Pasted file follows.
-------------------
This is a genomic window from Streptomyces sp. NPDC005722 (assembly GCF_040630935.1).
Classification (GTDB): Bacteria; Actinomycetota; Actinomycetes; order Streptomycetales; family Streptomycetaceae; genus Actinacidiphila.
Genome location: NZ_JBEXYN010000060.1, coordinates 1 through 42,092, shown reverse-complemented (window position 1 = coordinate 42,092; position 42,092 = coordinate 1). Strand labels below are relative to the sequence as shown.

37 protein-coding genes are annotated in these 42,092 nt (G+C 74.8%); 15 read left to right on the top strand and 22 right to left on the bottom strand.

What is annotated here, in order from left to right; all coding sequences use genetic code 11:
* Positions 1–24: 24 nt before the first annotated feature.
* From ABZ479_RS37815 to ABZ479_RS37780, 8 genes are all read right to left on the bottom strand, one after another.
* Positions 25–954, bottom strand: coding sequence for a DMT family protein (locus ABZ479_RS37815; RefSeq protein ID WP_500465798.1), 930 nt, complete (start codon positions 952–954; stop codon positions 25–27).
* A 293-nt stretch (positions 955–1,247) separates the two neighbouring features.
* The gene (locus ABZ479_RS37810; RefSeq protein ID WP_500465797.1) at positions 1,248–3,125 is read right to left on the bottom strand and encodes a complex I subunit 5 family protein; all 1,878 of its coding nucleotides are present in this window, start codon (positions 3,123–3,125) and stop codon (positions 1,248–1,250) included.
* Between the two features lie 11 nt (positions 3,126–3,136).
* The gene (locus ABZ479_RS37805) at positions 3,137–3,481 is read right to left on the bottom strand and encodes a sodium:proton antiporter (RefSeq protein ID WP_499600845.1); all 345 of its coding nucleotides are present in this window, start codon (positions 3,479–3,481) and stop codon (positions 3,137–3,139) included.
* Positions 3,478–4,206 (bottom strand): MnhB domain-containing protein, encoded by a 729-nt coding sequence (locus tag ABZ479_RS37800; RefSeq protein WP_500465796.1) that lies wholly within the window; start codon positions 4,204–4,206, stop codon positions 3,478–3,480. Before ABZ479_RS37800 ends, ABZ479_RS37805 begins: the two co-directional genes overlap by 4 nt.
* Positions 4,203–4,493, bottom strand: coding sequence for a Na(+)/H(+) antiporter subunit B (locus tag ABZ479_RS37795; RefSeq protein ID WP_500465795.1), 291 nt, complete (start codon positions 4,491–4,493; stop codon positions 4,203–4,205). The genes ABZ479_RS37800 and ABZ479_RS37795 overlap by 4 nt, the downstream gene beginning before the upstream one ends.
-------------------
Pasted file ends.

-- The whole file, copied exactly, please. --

This is a genomic window from Streptomyces sp. NPDC005722 (assembly GCF_040630935.1).
Classification (GTDB): Bacteria; Actinomycetota; Actinomycetes; order Streptomycetales; family Streptomycetaceae; genus Actinacidiphila.
Genome location: NZ_JBEXYN010000060.1, coordinates 1 through 42,092, shown reverse-complemented (window position 1 = coordinate 42,092; position 42,092 = coordinate 1). Strand labels below are relative to the sequence as shown.

37 protein-coding genes are annotated in these 42,092 nt (G+C 74.8%); 15 read left to right on the top strand and 22 right to left on the bottom strand.

What is annotated here, in order from left to right; all coding sequences use genetic code 11:
* Positions 1–24: 24 nt before the first annotated feature.
* From ABZ479_RS37815 to ABZ479_RS37780, 8 genes are all read right to left on the bottom strand, one after another.
* Positions 25–954, bottom strand: coding sequence for a DMT family protein (locus ABZ479_RS37815; RefSeq protein ID WP_500465798.1), 930 nt, complete (start codon positions 952–954; stop codon positions 25–27).
* A 293-nt stretch (positions 955–1,247) separates the two neighbouring features.
* The gene (locus ABZ479_RS37810; RefSeq protein ID WP_500465797.1) at positions 1,248–3,125 is read right to left on the bottom strand and encodes a complex I subunit 5 family protein; all 1,878 of its coding nucleotides are present in this window, start codon (positions 3,123–3,125) and stop codon (positions 1,248–1,250) included.
* Between the two features lie 11 nt (positions 3,126–3,136).
* The gene (locus ABZ479_RS37805) at positions 3,137–3,481 is read right to left on the bottom strand and encodes a sodium:proton antiporter (RefSeq protein ID WP_499600845.1); all 345 of its coding nucleotides are present in this window, start codon (positions 3,479–3,481) and stop codon (positions 3,137–3,139) included.
* Positions 3,478–4,206 (bottom strand): MnhB domain-containing protein, encoded by a 729-nt coding sequence (locus tag ABZ479_RS37800; RefSeq protein WP_500465796.1) that lies wholly within the window; start codon positions 4,204–4,206, stop codon positions 3,478–3,480. Before ABZ479_RS37800 ends, ABZ479_RS37805 begins: the two co-directional genes overlap by 4 nt.
* Positions 4,203–4,493, bottom strand: coding sequence for a Na(+)/H(+) antiporter subunit B (locus tag ABZ479_RS37795; RefSeq protein ID WP_500465795.1), 291 nt, complete (start codon positions 4,491–4,493; stop codon positions 4,203–4,205). The genes ABZ479_RS37800 and ABZ479_RS37795 overlap by 4 nt, the downstream gene beginning before the upstream one ends.